Mentoring- A Fancy Word For Discipleship

Written by Amanda Giobbi | February 8, 2011 | 1 Timothy 1 - 2

What we already know:

• Author: Paul
• Receiver: Timothy
• Timothy’s profession: A pastor in Ephesus
• Paul is writing towards the end of his own life
• Timothy was converted during Paul’s first missionary journey
• Paul LOVES Timothy!  He calls him his “true son”!

Mentoring- A Fancy Word For Discipleship

What you may or may not know is that my profession is mentoring youth.  Not only do I work at NCC doing local missions, but I am also a full-time mentor to seven young women in Anacostia, DC.  I started mentoring through an organization called The Southeast White House about seven years ago.

When I read texts like 1Timothy I see mentoring leaping off the pages.  Paul was Timothy’s mentor.

Timothy was molded by Paul and was now molding others as a pastor at a church in Ephesus.

This model is the true model of discipleship!  This is what Jesus did when he chose his twelve disciples.  We are chosen to be mentored by someone (or we seek after someone to mentor us) and then we use what we have learned to mentor others.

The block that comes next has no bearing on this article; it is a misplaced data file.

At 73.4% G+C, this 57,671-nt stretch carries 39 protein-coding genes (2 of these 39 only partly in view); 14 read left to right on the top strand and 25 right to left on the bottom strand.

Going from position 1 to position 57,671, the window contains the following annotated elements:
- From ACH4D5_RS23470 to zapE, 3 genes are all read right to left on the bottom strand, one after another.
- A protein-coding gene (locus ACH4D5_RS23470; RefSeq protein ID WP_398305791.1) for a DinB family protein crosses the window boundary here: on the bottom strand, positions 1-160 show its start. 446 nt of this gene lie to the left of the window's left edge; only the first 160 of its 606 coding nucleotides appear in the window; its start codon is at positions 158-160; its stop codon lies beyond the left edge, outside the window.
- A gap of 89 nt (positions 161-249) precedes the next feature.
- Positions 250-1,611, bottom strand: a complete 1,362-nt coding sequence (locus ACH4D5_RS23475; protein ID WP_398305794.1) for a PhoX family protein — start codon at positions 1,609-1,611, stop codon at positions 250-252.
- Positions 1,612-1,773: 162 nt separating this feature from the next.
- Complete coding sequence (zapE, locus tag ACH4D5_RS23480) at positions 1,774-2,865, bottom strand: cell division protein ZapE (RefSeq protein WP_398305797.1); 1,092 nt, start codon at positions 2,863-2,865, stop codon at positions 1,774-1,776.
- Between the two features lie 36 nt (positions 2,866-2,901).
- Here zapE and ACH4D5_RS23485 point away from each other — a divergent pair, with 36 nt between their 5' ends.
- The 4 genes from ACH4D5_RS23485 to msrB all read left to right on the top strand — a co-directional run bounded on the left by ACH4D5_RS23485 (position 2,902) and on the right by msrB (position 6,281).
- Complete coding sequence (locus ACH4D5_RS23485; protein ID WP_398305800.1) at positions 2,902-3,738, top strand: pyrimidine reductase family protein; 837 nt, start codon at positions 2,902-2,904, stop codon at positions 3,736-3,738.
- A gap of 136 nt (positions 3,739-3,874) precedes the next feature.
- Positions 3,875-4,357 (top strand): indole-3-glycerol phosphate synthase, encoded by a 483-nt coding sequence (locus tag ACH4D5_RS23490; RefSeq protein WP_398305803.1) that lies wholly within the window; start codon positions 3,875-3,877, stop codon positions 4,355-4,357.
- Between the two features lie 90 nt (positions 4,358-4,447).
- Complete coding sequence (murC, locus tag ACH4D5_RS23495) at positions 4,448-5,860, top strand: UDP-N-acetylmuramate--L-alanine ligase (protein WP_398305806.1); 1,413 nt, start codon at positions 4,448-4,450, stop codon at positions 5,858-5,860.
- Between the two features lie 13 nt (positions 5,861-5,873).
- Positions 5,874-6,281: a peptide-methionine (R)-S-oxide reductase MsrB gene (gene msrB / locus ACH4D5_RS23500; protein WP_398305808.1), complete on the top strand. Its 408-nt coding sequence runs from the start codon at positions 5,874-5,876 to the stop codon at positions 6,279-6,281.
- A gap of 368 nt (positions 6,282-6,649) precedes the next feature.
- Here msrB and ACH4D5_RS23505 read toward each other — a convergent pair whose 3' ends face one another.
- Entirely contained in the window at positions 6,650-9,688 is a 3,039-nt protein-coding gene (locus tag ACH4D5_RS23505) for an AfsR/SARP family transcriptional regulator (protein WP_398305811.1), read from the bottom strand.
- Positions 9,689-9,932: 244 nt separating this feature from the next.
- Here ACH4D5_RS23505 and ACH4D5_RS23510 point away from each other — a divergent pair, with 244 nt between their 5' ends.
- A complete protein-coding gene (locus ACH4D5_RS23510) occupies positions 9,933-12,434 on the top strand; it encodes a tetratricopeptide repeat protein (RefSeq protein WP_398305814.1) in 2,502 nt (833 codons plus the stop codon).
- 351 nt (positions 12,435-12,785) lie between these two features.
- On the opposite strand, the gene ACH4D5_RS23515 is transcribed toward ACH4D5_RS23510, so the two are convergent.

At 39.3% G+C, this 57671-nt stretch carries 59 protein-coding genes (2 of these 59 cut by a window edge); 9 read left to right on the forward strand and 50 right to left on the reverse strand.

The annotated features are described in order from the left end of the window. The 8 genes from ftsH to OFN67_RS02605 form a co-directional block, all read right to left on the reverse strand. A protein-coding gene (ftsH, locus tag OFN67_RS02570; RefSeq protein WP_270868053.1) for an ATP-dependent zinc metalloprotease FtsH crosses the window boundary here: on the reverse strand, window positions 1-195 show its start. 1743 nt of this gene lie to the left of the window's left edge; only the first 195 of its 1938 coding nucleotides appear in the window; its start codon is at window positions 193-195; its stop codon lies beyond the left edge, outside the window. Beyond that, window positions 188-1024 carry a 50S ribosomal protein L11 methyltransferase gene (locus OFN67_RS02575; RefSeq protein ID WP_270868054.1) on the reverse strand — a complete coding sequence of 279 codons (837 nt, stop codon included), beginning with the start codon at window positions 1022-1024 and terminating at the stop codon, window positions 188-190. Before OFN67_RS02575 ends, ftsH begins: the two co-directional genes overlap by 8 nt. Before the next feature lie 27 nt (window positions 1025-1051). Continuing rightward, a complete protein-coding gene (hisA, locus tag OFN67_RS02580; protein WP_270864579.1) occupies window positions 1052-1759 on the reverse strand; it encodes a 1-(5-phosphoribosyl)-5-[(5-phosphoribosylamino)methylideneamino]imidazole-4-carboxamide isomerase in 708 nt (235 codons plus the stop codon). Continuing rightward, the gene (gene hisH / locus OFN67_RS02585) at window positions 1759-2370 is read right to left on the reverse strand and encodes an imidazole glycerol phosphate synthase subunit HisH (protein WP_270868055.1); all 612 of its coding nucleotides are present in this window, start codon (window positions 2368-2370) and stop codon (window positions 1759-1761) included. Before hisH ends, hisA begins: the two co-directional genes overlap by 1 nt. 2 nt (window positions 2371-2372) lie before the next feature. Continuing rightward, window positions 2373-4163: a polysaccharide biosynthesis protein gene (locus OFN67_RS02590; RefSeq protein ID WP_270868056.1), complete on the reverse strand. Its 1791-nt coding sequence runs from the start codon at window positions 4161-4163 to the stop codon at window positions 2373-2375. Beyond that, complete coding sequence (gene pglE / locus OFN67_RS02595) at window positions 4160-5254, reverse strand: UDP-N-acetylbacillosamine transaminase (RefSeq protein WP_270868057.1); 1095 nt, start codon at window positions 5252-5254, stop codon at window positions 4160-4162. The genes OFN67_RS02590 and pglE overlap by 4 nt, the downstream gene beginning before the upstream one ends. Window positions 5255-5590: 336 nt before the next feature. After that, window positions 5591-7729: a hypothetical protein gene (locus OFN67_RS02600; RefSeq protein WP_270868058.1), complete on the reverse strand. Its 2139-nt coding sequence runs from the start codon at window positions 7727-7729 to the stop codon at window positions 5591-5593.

We can pull from 1Timothy 1-2 some key pieces of mentoring.

Paul starts off by encouraging Timothy.  Encouragement is my favorite thing to do with my mentees.  It is so important to tell those you are mentoring how much you love them and appreciate them.
Paul then goes on to point out some lessons about false teaching, theology, love, the law, Jesus’ purpose in our lives, praying for authority, and the role of men and women in the church (a very tricky passage that can be explained differently based on what commentary you may read).  This is probably not the first time Timothy has heard any of the things Paul is saying to him.  However, to continually remind those we are mentoring of what is important, what is truth and how to deal with various situations is crucial.

Paul then continues on with his conversion story.  He is humbling himself to Timothy.  Yet again, I am sure this is not the first time Paul has told Timothy what a horrible sinner he was, but he is using it as a demonstration to humble himself and exalt Jesus.  It is necessary to explain to those we are mentoring how imperfect we are.  We want them to strive to be humble and seek after the Lord, not strive to be falsely-perfect.

I think that everyone in the world should have a mentor and that everyone should mentor AT LEAST one other person.

Who is your mentor?

Who are you mentoring?